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Challenges for Transatlantic Counterterrorism Cooperation in North Africa

June 20, 2017
by
Christopher S. Chivvis
16 min read
ymphotos / Shutterstock.com

ymphotos / Shutterstock.com

The United States and Europe share a common interest in addressing the growing terrorist threats from North Africa. The emergence of ISIL as a force in the region — notably in Libya, but also in Egypt and to a lesser degree in Tunisia, Algeria, and Mali — is cause for genuine concern. The ISIL challenge is compounded by the persistence of older terrorist organizations, both local ones such as the region’s various Ansar al Sharias as well as al Qaeda in the Islamic Maghreb (AQIM), al Qaeda’s local affiliate. Even though ISIL has suffered a blow thanks to the efforts of multiple actors to dislodge it from its safe haven in Sirte, along the Libyan coast, its potentially large number of remaining fighters continue to threaten regional security — as evidenced by the massive U.S. airstrike conducted on a rump ISIL battalion south of Sirte on January 19, 2016, rumored to be retaliation in part for the December 2016 Christmas market attack in Berlin. ISIL and other groups also continue to threaten U.S. and European regional interests, while contributing to Europe’s migration crisis via the central Mediterranean route. As of today, North Africa’s terrorist groups are a clear challenge for transatlantic security, even as other issues in the Levant and Eastern Europe soak up the bulk of policymakers’ attention.

Of greatest concern is the problem North African terrorist groups might pose if they continue to expand at the rate they have in recent years. Left unchecked, the rampant expansion of such groups across the region would further destabilize the situation — most immediately in Tunisia, but also potentially in parts of Egypt and even Algeria, whose conquest has long been a preoccupation of the older generation of Salafi jihadists who fought together in Afghanistan in the late 1980s and early 1990s. Not only would the local populations suffer, the possibilities that the region could become a launching point for attacks in Europe or the United States would also intensify. Al Qaeda and other terrorist leaders of significance have found refuge there. In 2013, for example, a U.S. special forces team captured Abu Anas-al Libi in Tripoli, Libya, who helped plan the 1998 bombings of U.S. embassies in Kenya and Tanzania. Given the presence of such individuals, intelligence organizations on both sides of the Atlantic will need to remain watchful of the potential for plots targeting Europe from the region.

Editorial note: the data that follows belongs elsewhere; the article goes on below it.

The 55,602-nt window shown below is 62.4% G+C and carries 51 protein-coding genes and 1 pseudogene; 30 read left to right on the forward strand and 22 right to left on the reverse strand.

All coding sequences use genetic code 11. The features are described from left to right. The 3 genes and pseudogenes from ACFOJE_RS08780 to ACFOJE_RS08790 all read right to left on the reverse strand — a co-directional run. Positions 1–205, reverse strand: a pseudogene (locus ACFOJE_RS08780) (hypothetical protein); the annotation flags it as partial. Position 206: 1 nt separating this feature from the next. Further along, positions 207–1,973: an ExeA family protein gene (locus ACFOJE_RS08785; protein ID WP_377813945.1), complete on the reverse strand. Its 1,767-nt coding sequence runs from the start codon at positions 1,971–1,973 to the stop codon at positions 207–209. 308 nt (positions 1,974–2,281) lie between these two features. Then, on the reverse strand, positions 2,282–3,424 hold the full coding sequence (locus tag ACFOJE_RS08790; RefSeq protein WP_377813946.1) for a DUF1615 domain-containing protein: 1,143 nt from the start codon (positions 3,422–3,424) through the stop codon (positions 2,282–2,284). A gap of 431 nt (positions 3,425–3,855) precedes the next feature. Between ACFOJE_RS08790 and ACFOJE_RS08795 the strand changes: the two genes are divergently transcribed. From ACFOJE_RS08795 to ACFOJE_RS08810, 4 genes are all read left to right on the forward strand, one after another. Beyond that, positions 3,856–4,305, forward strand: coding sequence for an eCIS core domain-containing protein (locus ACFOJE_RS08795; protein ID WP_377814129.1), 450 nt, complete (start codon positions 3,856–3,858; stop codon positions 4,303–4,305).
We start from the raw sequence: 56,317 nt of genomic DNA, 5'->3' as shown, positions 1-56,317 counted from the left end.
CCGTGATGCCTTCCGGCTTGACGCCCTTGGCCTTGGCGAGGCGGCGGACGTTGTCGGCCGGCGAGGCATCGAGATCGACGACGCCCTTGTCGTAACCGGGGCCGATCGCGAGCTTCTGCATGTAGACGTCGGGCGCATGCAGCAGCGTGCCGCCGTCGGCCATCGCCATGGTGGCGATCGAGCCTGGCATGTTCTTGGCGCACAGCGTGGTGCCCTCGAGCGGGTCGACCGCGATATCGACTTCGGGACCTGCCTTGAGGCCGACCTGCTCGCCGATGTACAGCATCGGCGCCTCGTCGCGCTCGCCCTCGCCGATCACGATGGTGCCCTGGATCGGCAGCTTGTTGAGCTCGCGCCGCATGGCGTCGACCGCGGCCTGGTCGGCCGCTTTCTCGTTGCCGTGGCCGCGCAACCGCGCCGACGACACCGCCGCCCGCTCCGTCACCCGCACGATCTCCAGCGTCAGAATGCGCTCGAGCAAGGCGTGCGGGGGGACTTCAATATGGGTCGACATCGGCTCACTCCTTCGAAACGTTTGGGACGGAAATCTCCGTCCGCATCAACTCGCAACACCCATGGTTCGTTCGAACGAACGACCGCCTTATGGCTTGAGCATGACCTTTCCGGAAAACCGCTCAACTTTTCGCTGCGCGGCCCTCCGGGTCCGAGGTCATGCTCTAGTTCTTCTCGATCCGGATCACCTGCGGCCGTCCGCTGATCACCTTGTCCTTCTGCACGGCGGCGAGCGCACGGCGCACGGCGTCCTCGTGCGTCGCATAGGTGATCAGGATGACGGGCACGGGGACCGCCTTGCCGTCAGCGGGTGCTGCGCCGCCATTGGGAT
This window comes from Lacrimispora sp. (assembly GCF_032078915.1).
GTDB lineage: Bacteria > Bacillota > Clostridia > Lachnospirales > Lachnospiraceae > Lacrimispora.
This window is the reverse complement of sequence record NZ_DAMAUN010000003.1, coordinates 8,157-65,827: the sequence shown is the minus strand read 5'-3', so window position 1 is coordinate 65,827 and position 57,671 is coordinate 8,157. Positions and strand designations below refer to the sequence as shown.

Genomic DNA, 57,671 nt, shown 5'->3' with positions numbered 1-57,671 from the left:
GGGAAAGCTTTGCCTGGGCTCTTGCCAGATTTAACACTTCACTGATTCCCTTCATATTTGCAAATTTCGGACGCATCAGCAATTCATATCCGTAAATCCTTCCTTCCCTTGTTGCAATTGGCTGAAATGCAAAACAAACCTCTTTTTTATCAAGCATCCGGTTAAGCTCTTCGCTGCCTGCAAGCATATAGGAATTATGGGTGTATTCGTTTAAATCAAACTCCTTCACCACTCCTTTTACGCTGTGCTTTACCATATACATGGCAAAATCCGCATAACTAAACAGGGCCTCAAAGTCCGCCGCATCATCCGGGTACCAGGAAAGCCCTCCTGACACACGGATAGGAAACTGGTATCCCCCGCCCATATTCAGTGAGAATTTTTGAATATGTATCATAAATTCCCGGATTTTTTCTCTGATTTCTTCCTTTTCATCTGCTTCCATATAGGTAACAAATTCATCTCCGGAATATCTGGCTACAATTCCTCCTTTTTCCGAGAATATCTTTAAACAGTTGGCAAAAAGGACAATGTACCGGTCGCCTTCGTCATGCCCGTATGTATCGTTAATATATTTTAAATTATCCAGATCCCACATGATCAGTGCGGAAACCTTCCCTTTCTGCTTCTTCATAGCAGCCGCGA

Regional Security Situation

The underlying conditions for the growth of extremist groups in the region remains ripe. The blow dealt to ISIL’s North African ambitions at Sirte is welcome from a security perspective, but the extant circumstances that allowed ISIL to gain a foothold in Libya in the first place have changed little. Libya remains a stateless territory, with no clear path toward the establishment of stable state institutions. At the time of writing, the Libyan Political Accord, signed in Skhirat, Morocco in December 2015 is increasingly viewed as  abortive.  Eastern militias loyal to General Khalifa Hiftar still reject cooperation with the Tripoli-based Government of National Accord and are gaining ground in part with greater support from outside powers such as Russia. There are rumors that these eastern forces may intend a military move on Tripoli, which would likely incite a broader civil war. Meanwhile, instability reigns in Benghazi, parts of south Libya, and Tripoli itself, where feuding militias — al Qaeda and ISIS elements among them — control the city. Sirte may be largely free of ISIL, but the huge reconstruction and reconciliation tasks ahead make for a very uncertain future there. Nationwide, the possibility of broader economic and, hence, humanitarian disaster looms if current account balances continue to drain Libya’s reserves.

Morocco has been an enthusiastic supporter of U.S. and European counterterrorism (CT) objectives, both domestically and further afield. Domestically, it has cooperated closely with the United States on counterterrorism, so much so that in 2004 it became a major non-NATO ally of the United States. For example, the United States holds an annual joint exercise with Morocco known as AFRICAN LION, trains Moroccan security personnel, and engages in other forms of CT-related security cooperation and financing. Morocco’s domestic counter-radicalization programs have been widely promoted and earned respect in Europe and the United States as possible models for other parts of the broader Middle East and North Africa region. Morocco has also sought to play a constructive role in Libya.

Tunisia is in a much better position than Libya, but continues to struggle with the difficult process of political stabilization and democratic consolidation that began with its 2011 uprising against the Ben Ali regime. ISIL successfully conducted multiple attacks in Tunisia in 2015 and 2016, aggravating anxiety, straining the political system, and stemming the inflow of critical foreign tourist dollars. At home, Tunisia has a severe radicalization problem that has helped make it the largest per capita source of foreign terrorist fighters in the world. Its defense sector is underdeveloped, internal counterterrorism coordination mechanisms are lacking, and the powerful interior ministry continues to resist reforms needed to strengthen Tunisia’s defenses against its internal terrorist threat — a threat that will continue as long as neighboring Libya remains in a state of anarchy.